Report: Smart speaker owners increasingly using them instead of typing or swiping

Unlike VR headsets or wearables, smart speakers are rapidly emerging as a mass market technology platform. The latest to document relatively high satisfaction and usage of these devices is call-tracking and analytics company Invoca.
Earlier this year, Invoca surveyed 1,000 people in the US who own an Amazon Echo or Google Home device. The survey asked questions about current behavior and a range of hypothetical scenarios.
The company found that people use smart speakers more frequently over time, with 89 percent using them daily. Here’s a more detailed usage breakdown:

33 percent of owners said they used the devices more than five times daily.
28 percent used them four to five times a day.
24 percent used them two to three times a day.

In addition, 58 percent of respondents said that they used assistants to “accomplish tasks they used to do through typing or swiping.” So there’s some substitution going on, and there’s apparently an appetite for more.
By some estimates, Amazon controls

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Google Assistant now offering a wide range of games for kids and families

The battle of the smart speakers and home assistants is in full swing. And both Amazon and Google think that gaming and fun will help provide a competitive edge.
Amazon introduced Echo Buttons, which enable families to play Alexa-based games together, in September. Today Google announced a trove of games for families and kids: “[T]he Google Assistant now has more than 50 new games, activities and stories designed for families with kids.” They include trivia, musical chairs, storytelling and more.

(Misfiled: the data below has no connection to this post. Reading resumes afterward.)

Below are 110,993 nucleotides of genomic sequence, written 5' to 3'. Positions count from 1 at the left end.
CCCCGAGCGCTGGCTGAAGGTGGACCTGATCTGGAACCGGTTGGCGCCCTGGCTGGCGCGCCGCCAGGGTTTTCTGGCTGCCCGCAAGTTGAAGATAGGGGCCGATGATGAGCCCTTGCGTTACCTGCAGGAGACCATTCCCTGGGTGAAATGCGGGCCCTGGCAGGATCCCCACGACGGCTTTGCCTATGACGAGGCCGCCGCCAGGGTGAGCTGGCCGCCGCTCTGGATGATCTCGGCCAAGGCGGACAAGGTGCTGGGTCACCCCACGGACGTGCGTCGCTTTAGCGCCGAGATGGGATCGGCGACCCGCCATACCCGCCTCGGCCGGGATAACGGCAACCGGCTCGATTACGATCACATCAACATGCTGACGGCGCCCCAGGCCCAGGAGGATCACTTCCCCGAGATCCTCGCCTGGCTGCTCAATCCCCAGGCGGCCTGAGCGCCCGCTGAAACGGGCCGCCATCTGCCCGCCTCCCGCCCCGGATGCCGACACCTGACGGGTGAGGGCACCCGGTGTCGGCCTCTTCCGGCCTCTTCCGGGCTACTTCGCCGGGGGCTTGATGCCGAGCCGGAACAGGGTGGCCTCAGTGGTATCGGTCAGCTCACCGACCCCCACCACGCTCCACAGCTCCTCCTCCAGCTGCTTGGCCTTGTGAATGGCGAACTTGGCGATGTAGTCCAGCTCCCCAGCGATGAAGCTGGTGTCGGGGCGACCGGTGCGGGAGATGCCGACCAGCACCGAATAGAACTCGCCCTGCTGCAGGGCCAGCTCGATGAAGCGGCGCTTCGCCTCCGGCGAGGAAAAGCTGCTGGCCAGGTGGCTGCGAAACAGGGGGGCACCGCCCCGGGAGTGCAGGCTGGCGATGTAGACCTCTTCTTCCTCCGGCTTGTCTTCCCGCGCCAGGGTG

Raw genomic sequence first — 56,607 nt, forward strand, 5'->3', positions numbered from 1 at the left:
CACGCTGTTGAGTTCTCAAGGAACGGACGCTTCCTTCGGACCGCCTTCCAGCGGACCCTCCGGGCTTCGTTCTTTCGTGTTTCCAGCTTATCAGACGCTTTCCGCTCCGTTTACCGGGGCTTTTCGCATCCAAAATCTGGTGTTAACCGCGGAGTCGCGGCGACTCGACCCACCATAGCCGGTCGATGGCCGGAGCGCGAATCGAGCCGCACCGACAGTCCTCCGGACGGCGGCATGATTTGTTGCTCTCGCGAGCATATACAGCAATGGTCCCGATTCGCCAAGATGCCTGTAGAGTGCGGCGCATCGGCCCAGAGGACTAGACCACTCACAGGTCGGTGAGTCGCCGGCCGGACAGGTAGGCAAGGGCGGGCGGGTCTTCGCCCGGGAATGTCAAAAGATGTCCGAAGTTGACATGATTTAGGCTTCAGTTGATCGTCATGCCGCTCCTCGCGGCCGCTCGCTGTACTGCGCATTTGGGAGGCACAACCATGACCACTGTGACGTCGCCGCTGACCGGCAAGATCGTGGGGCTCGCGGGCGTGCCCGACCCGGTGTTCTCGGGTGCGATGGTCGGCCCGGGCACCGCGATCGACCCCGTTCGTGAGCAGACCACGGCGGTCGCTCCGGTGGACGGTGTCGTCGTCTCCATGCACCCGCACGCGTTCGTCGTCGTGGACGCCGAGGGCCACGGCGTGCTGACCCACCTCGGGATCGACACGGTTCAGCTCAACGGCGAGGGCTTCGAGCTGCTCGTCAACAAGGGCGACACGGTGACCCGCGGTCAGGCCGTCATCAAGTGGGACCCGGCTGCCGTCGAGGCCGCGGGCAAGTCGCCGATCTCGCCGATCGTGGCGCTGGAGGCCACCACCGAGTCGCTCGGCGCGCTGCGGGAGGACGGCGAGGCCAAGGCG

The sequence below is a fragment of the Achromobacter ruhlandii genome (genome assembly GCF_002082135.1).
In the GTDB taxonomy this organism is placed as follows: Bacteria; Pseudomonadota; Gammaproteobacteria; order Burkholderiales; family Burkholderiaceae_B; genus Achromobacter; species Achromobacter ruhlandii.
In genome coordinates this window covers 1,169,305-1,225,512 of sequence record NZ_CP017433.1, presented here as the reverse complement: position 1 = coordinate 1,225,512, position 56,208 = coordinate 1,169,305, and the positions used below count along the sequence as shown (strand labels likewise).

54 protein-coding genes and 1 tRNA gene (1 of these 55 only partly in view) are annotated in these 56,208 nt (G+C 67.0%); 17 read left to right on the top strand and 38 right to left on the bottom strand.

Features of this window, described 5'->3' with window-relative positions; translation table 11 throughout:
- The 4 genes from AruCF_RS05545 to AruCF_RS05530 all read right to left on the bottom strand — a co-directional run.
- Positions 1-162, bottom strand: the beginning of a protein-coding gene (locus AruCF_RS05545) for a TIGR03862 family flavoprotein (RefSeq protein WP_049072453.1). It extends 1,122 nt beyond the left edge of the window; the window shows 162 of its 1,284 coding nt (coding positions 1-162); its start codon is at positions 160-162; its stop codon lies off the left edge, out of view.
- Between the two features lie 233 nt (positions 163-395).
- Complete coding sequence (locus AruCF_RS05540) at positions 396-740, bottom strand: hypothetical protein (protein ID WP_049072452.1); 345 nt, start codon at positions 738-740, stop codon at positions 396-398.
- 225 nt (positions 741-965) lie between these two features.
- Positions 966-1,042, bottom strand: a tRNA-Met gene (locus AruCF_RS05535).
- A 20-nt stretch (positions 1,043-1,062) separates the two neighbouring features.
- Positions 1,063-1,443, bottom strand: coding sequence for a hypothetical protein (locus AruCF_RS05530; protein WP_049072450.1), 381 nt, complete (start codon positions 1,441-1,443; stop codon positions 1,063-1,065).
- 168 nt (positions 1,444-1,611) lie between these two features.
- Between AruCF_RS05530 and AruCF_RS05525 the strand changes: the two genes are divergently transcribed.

Games for Google Assistant are available on Home devices, smartphones and other devices where the Assistant is available. This is also where Google seeks to compete, as a platform across more devices (“ambient computing”) than Amazon can offer.
Google has also made it possible to personalize the Assistant for kids under 13. Home devices can recognize up to six different voices. Accordingly, kids can use the same devices as their parents, but the Assistant will recognize the child’s voice and offer

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Accelerated Mobile Pages (AMP) conquer the competition for shoe retailer

In the highly competitive footwear vertical, no season matters more than late summer, when shoppers spend $27 billion on supplies and clothing for the coming school year.
According to the Deloitte back-to-school survey for 2017, some 55 percent of that spend, about $15 billion, is devoted to clothing and accessories. Late summer may be only the second-biggest shopping season of the year in the United States, but for verticals like footwear, it’s number one.